A new UN report released recently says Pakistan is 50 plus years behind in its primary and 60 plus years behind in its secondary education targets. According to the UN Global Education Monitoring Report, a large part of the world is set to overshoot its deadline by more than half a century,
It may be recalled here that world leaders agreed two years back that by 2030 all girls and boys should be able to complete free quality primary and secondary education, but chronic under-funding is holding back progress. According to the report, Pakistan is struggling with its large out-of-school population, including 11 million children out of primary schools – the most absolute number of children out of school anywhere in the world, though Liberia tops the ranking for the worst access to primary schools with 62 per cent proportion of children missing out on primary school. A further eight million children are out of secondary schools (48 per cent of lower secondary school-age children). Pakistan also has a staggering 10.4 million adolescents out of upper secondary school.
There is also a wide gulf between school completion rate and education attainment between the rich and poor; urban and rural based and between boys and girls. Poor rural males have a literacy rate of 64 per cent, but their female counterparts pale in comparison with 14 per cent. Many 10-year-olds had never been to school, had already left (often because of not benefiting from the experience) or were in a lower grade and had not yet developed reading skills. While 89 per cent of grade 10 students could read a very simple text, only 64 per cent of sampled 14-year-olds could do so, a difference of 25 percentage points.
One factor for this has been fewer resources allocated to education, with Pakistan committing only 11.3 per cent of total government expenditure to the sector as opposed to the recommended minimum benchmark of 15 per cent. According to experts, domestic financing is the largest and most important source of funds for the sector. Pakistan’s commitment to education is reflected in its longstanding target of spending four per cent of the GDP on education. The target was set in 1992 and the pledge has been repeated in government policies and education sector plans since then.
However, spending has so far fallen far short of the target. In recent years, the allocation has not exceeded 2.5 per cent of the GDP, and only reached 2 per cent in 2013-14.In absolute terms, Pakistan spent $5.3 billion on education in 2013-14. Given the current spending patterns, Pakistan faces enormous financing challenges. According to For All Global Monitoring Report (EFA GMR), to meet post-2015 education goals by 2030, the country will have to increase its current per student expenditure by 10 times at the pre-primary level, by six times at the primary level, and by four times at the lower secondary level.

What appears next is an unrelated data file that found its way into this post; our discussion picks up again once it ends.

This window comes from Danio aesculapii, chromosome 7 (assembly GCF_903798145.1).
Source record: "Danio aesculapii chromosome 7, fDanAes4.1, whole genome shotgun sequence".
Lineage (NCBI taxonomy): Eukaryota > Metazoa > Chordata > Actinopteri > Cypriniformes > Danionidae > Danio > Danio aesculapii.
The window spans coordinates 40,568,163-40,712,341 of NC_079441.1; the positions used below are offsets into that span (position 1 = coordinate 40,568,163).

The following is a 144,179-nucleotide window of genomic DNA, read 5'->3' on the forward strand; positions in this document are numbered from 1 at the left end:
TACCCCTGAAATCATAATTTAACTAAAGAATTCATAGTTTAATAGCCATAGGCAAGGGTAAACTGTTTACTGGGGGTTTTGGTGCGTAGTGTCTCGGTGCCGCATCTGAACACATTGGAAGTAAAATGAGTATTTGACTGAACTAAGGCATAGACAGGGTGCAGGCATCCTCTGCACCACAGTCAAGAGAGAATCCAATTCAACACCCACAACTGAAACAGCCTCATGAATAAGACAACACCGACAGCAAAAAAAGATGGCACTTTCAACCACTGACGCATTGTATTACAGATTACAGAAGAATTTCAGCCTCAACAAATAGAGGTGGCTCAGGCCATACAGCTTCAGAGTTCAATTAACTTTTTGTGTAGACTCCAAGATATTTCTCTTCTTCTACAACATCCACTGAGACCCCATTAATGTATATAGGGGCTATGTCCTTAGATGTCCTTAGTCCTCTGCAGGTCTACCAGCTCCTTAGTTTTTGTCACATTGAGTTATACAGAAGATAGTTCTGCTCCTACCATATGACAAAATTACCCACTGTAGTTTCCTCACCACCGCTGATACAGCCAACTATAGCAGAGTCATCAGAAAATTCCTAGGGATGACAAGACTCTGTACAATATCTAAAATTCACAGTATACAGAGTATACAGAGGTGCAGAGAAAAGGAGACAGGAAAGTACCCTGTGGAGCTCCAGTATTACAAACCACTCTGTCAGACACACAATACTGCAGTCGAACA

Pakistan is among a minority of lower-middle income countries which will need to roughly double spending on basic education to achieve goals by 2030, and will have to increase proportion of GDP allocations to basic education by almost three times. The small size of allocations for the education sector in Pakistan is largely related to the government’s capacity to raise tax revenue. The government’s capacity to raise revenue through taxation is extremely limited as the federal government has not been able to raise the tax-to-GDP ratio for several years.
The case study points out that tax reforms remain a huge public policy hurdle, with little will within parliament to implement measures required to improve tax revenues. While the Federal Board of Revenue’s tax collection has increased in absolute terms, it has remained at just 8.7 per cent of the GDP for the past 10 years — among the lowest proportions in the world.
Despite the signal of strong commitment, a significant
proportion of funds allocated for the education sector remains unspent. Budget-tracking
exercises over the past couple of years reveal patterns of under-spending for
both recurrent and development expenditure in all provinces. Between 2010-11
and 2013-14, nine per cent to 13 per cent of Punjab’s education budget remained
Data for Sindh also reveals erratic patterns in spending of education funds; nearly a quarter of the education budget remained unspent in 2013-14, equivalent to $310 million. This amount could support 2.7 million primary children in schools. Spending in the smaller provinces — Khyber Pakhtunkhwa and Balochistan — appears to be better, with the former spending more than its budgetary allocations in some years.
The country also receives bilateral and multilateral aid for the education sector and these funds are important for supporting the education system. Aid to education has dramatically increased from $20m in 2002 to $432m in 2012. Pakistan is among the top 10 countries receiving aid for education. One potential reason for the relatively large amount of aid it receives may be that donor countries are keen to continue engagement for geopolitical and security reasons, the study says.
Aid to basic education has been the main focus of the official development assistance to Pakistan, accounting for more than 50 per cent of the total aid to education since 2002. The proportion of aid to higher education exceeds spending on secondary education and its share has been increasing. A reason for changing priorities within education is related to a shift in priorities by donors over the years. Donor coordination has always been difficult in Pakistan. With about 30 donors working in the education sector, it has been a tough task to coordinate their activities and funding. One reason for lack of effective and sustained coordination has been lack of a strong position by the federal government to spearhead initiatives. The situation has worsened after the 18th Amendment.